All directors are required to always act in the best interests of the company, and this can only be achieved if directors set aside their personal interests.  In order to ensure that no one individual, or group of individuals yield unfettered power on the Board, King IV proposes the appointment of independent non-executive directors.

King IV defines independence as the exercise of objective, unfettered judgement. When used as the measure by which to judge the appearance of independence, or to categorise a non-executive member of the governing body or its committees as independent, it means the absence of an interest, position, association or relationship which, when judged from the perspective of a reasonable and informed third party, is likely to influence unduly or cause bias in decision-making.”

Taking the above into consideration, the composition of the Board should ensure not only a balance of power, but also to ensure the inclusion of a diverse group of directors. As such, King IV points out that a balance can only be created if the composition of the Board accounts for a balance of required skills, experience, diversity, independence and knowledge of the company and industry.[1] All directors, including the independent directors should have a comprehensive understanding of the industry as well as the business of the companies that they serve.

However, the appointment of independent directors does not mean that major shareholders relinquish ultimate control of the Board.  A majority vote of shareholders can appoint or remove any director at any time. Major shareholders can ensure that they only approve the appointment of independent directors that share their vision for the company – the involvement of outstanding independent directors can then only enhance boardroom capabilities and the likely success of the enterprise.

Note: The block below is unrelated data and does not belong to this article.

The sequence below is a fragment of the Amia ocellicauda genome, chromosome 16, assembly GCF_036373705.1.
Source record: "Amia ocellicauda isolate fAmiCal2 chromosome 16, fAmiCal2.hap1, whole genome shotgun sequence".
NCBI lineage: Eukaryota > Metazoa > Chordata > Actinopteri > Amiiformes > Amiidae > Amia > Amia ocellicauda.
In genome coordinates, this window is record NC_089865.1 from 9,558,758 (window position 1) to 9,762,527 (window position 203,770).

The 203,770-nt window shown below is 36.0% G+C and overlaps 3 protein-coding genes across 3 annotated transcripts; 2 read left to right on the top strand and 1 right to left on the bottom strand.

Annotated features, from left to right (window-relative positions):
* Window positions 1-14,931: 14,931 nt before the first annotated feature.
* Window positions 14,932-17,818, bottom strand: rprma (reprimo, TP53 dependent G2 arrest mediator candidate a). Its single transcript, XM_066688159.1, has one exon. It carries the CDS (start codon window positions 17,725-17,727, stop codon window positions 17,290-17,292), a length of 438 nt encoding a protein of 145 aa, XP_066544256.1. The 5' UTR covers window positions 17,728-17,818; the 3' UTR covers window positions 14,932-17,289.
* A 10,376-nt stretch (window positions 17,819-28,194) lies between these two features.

When determining independence, one must consider whether the director and/or the Board “exercises objective judgement and there is no interest, position, association or relationship which, when judged from the perspective of a reasonable and informed third party, is likely to influence unduly or cause bias in decision-making”.[2] King IV rejects a tick-box approach for the independence assessment; however, it does provide a list of factors/criteria which may be considered during the independence inquiry, including whether or not a particular director:

  • is a significant provider of financial capital, or ongoing funding to the organisation; or is an officer, employee or a representative of such provider of financial capital or funding;
  • if the organisation is a company, participates in a share-based incentive scheme offered by the company;
  • if the organisation is a company, owns securities in the company the value of which is material to the personal wealth of the director;
  • has been in the employ of the organisation as an executive manager during the preceding three financial years, or is a related party to such executive manager;
  • has been the designated external auditor responsible for performing the statutory audit for the organisation, or a key member of the audit team of the external audit firm, during the preceding three financial years;
  • is a significant or ongoing professional adviser to the organisation, other than as a member of the governing body;
  • is a member of the governing body or the executive management of a significant customer of, or supplier to, the organisation;
  • is a member of the governing body or the executive management of another organisation which is a related party; or
  • is entitled to remuneration contingent on the performance of the organisation.

If you would like to know more about this, contact us for good, clear, precise advice.

 

[1] Principle 7 of King IV

[2] Recommended Practice 29